Calgary businessman Milowe Brost in Honduras.
Credits: QMI AGENCY
Provincial court Judge John Bascom dismissed Millowe Brost's claim he thought the document was legitimate when he attempted to cash it at a northeast Money Mart outlet last Nov. 24
"He presented himself as an overly confident individual who believed he could control the court process and easily convince all those present as to his voracity," Bascom said in a written ruling.
"Mr. Brost's demeanour was that of an untruthful man," the judge said.
Brost claimed the cheque, made out to him, arrived in the mail and was sent to him by an unnamed friend of a man in London, England, he claimed he was doing business with, retired U.S. Gen. Davidson Saul Norman.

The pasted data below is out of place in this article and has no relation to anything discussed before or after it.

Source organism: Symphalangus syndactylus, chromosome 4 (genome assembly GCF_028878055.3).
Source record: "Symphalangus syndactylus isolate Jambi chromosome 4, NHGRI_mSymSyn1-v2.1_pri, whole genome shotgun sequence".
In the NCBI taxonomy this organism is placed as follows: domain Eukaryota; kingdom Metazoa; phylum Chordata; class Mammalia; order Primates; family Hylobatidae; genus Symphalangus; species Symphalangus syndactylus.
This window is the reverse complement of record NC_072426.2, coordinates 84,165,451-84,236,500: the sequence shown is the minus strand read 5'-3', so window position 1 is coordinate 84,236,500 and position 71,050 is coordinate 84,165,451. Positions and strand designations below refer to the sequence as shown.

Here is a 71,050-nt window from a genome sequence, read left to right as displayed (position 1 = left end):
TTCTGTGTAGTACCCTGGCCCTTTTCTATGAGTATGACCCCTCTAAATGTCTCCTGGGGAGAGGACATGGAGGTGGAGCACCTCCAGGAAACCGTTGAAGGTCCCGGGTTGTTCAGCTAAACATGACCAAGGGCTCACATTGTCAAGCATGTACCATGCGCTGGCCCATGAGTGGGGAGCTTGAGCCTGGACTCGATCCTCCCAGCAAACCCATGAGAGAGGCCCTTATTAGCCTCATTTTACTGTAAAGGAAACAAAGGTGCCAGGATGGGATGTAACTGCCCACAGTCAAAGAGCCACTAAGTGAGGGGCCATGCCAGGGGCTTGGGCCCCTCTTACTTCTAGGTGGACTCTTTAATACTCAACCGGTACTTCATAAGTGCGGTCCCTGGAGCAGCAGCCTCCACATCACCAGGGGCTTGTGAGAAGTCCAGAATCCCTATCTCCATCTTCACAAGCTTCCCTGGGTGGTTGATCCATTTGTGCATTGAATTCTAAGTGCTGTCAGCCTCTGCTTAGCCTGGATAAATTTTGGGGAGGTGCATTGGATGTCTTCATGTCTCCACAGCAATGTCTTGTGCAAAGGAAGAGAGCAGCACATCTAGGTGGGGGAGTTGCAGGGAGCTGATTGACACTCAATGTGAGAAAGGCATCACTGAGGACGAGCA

Brost said the cheque came in a plain brown envelope and he never presented Norman to back up his claim.
Because Brost already spent 5 1/2 months on remand, Bascom sentenced him to time already served and a nominal one-day term.
The Calgary man still faces charges in connection with an international Ponzi scheme in which investors lost as much as $400 million.
While he has been released on bail in connection with that investigation, Brost has been ordered detained on unrelated charges involving fraud and conspiracy to commit fraud allegations against the Canada Revenue Agency.